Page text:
How to Teach Positions in Soccer: A Comprehensive Guide
If you are a coach or parent looking to teach positions in soccer, you’ve come to the right place!
To teach soccer positions, you need to have a solid understanding of the game and its basic rules.
Knowing the positions is essential to developing a successful team, and it’s crucial that each player knows their role and responsibilities on the field.
In this article, we’ll cover the basics of teaching positions in soccer, including the different positions and their roles.
Understanding Positions in Soccer
The goalkeeper is the last line of defense for your team. Their primary responsibility is to prevent the other team from scoring goals.
They are the only player allowed to use their hands within the penalty area.
The goalkeeper must have good reflexes, be able to communicate effectively with their teammates, and have excellent positioning skills.
Defenders play in front of the goalkeeper and are responsible for preventing the other team from getting close to the goal.
They must be able to tackle effectively, block shots, and clear the ball out of danger.
Defenders are also responsible for starting attacks by passing the ball to their midfielders.
Midfielders play in the middle of the field and are responsible for both attacking and defending.
They must be able to pass the ball accurately, control the ball well, and be able to read the game to intercept passes and make tackles.
Midfielders are the glue between the defense and the forwards and are responsible for creating scoring opportunities for their team.
They play in the opposing team’s half and must have good dribbling skills, be able to shoot accurately, and have good positioning to receive passes from their teammates.
Forwards must also be able to work well with their teammates and create scoring opportunities for themselves and others.
For further learning, check out ‘Soccer Positions: The Ultimate Guide’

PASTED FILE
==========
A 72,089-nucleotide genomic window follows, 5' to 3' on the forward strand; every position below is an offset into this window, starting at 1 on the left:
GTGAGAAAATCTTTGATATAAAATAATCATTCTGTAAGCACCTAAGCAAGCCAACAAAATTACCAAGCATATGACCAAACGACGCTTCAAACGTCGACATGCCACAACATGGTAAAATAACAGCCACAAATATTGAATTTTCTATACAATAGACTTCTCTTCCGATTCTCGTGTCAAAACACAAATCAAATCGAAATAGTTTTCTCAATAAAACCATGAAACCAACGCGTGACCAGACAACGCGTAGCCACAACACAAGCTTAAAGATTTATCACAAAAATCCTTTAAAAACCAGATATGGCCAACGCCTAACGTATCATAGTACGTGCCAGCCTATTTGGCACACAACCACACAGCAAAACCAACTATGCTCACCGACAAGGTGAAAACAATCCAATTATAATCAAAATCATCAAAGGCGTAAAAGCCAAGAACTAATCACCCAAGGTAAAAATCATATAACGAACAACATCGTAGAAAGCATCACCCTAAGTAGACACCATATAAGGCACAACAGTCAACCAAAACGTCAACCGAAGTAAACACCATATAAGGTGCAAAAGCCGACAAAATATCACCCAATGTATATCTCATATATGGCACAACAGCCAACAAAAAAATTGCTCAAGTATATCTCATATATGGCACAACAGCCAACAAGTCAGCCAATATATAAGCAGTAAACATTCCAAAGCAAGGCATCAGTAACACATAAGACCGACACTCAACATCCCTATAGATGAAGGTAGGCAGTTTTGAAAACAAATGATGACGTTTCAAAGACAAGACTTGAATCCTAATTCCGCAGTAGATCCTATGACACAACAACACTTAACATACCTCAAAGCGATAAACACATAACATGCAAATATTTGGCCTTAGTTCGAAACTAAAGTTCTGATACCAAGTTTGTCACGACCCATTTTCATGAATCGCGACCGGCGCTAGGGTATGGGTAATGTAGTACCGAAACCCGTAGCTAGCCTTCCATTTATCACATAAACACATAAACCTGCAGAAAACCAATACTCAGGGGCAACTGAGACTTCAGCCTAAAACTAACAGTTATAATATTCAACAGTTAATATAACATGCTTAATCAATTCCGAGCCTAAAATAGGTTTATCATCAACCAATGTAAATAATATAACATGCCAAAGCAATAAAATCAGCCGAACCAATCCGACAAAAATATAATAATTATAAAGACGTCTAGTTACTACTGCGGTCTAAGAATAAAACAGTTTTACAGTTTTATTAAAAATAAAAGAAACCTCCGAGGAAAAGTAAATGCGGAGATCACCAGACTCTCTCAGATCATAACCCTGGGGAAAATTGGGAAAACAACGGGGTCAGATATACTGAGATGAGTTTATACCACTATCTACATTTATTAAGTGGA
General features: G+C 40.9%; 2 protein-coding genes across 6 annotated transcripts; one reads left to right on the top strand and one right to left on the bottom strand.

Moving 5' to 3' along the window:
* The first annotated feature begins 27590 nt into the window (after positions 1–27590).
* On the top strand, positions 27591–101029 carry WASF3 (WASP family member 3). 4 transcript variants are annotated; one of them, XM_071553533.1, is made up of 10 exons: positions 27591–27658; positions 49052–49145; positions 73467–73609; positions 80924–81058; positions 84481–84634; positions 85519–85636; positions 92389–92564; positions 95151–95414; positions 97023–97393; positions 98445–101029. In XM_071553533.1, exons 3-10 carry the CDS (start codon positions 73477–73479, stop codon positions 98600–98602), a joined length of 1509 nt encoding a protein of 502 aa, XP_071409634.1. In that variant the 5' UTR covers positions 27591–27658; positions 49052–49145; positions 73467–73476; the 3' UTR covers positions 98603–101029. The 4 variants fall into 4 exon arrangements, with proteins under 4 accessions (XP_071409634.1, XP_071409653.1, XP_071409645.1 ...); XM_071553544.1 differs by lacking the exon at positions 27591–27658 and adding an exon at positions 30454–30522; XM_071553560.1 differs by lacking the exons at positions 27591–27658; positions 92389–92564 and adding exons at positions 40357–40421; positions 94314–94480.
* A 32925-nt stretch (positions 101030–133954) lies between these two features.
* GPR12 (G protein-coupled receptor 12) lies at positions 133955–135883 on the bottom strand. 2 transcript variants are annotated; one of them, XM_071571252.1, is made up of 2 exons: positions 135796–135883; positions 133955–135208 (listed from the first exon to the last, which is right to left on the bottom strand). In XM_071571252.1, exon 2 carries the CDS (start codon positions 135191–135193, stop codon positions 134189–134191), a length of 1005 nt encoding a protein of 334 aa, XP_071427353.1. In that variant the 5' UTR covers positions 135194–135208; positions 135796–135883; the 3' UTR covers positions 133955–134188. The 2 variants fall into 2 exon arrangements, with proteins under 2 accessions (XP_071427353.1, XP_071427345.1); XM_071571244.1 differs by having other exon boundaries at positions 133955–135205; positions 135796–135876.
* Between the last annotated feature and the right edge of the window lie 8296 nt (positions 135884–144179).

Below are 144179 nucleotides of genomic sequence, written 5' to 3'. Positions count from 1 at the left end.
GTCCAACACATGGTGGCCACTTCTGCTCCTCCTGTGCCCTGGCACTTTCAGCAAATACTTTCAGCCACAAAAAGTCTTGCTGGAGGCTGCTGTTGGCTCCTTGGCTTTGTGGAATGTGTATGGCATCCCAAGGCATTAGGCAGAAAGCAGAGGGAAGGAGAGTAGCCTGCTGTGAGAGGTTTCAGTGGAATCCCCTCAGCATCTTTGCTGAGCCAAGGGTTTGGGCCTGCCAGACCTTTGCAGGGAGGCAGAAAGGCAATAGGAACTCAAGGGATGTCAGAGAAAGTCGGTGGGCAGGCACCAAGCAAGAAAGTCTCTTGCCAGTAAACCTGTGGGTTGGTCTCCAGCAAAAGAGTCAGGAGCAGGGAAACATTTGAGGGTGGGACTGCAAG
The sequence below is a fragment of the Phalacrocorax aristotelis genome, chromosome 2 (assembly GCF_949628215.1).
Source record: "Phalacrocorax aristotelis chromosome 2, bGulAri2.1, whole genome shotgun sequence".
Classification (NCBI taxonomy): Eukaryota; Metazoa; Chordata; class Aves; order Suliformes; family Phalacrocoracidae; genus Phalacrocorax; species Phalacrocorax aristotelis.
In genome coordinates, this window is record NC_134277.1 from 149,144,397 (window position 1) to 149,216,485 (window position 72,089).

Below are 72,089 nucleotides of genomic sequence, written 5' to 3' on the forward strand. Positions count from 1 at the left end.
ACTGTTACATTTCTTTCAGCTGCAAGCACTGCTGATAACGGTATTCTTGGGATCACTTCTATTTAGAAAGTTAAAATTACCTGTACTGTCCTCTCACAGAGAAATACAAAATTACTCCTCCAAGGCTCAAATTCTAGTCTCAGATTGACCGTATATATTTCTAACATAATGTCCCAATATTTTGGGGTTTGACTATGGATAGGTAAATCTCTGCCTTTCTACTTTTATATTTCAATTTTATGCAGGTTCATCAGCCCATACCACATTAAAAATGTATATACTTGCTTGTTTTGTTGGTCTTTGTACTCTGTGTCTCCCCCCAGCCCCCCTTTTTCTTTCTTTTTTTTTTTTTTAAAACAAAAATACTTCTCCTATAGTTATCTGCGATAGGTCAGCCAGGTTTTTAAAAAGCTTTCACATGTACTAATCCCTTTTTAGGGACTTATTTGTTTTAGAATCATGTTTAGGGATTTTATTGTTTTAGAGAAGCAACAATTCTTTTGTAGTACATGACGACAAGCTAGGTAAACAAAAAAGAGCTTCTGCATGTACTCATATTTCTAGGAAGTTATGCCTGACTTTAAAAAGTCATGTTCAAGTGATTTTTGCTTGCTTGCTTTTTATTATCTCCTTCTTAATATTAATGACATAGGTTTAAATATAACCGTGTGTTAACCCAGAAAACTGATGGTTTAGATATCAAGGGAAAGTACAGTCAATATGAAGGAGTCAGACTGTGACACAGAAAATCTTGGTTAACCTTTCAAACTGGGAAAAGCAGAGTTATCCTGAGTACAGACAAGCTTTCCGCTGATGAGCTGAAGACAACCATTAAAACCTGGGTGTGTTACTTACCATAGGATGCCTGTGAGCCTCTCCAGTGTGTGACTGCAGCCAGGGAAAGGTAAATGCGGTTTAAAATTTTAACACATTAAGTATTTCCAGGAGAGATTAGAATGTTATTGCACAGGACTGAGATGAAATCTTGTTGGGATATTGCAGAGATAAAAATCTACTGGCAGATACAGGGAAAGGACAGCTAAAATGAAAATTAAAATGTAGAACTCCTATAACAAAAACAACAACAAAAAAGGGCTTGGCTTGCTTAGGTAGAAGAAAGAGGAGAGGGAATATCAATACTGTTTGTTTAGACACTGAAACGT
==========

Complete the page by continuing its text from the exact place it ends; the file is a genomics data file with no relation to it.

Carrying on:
Teaching the Basics of Each Soccer Position
As a coach, teaching the goalkeeper position should start with the basics. The goalkeeper’s primary role is to block, catch or deflect any shots doing into the net. Here are some key basics to teach a goalkeeper:
- Positioning: The goalkeeper should position themselves in the center of the goal, with their weight on the balls of their feet. They should adjust their angle if the ball goes to one side or the other.
- Hand positioning: The goalkeeper should keep their hands in front of their body and be ready to make a save.
- Anticipation: As a goalie, it is important to anticipate the offensive player’s moves and react quickly. Keep your knees bent and head on a swivel.
- Footwork: The goalkeeper should be able to move quickly and efficiently around the goal area. It’s advantageous to keep the feet light and react with a bounce in the step.
- Communication: The goalkeeper should communicate with their defenders to organize the defense.
For more advanced training techniques, check out this video…
Defenders are responsible for protecting the goal and stopping the opposing team from scoring. Here are some key basics to teach a defender:
- Positioning: Defenders should be positioned between the opposing team’s attackers and the goal.
- Tackling: Defenders need to be able to tackle the ball away from the opposing team’s attackers. Going shoulder-to-shoulder is permitted.
- Marking: Defenders should mark the opposing team’s attackers to prevent them from getting the ball.
- Communication: Defenders should communicate with their teammates to organize the defense.
Midfielders are responsible for controlling the midfield and helping both the defense and the attack. Here are some key basics to teach a midfielder:
- Passing: Midfielders need to be able to pass the ball accurately and quickly.
- Vision: Midfielders need to be able to see the whole field and make good decisions.
- Tackling: Midfielders need to be able to tackle the ball away from the opposing team’s midfielders.
- Checking: Moreso than any other position, midfielders should consistently be checking their shoulders.
- Communication: Midfielders should communicate with their teammates to organize the team’s attack and defense.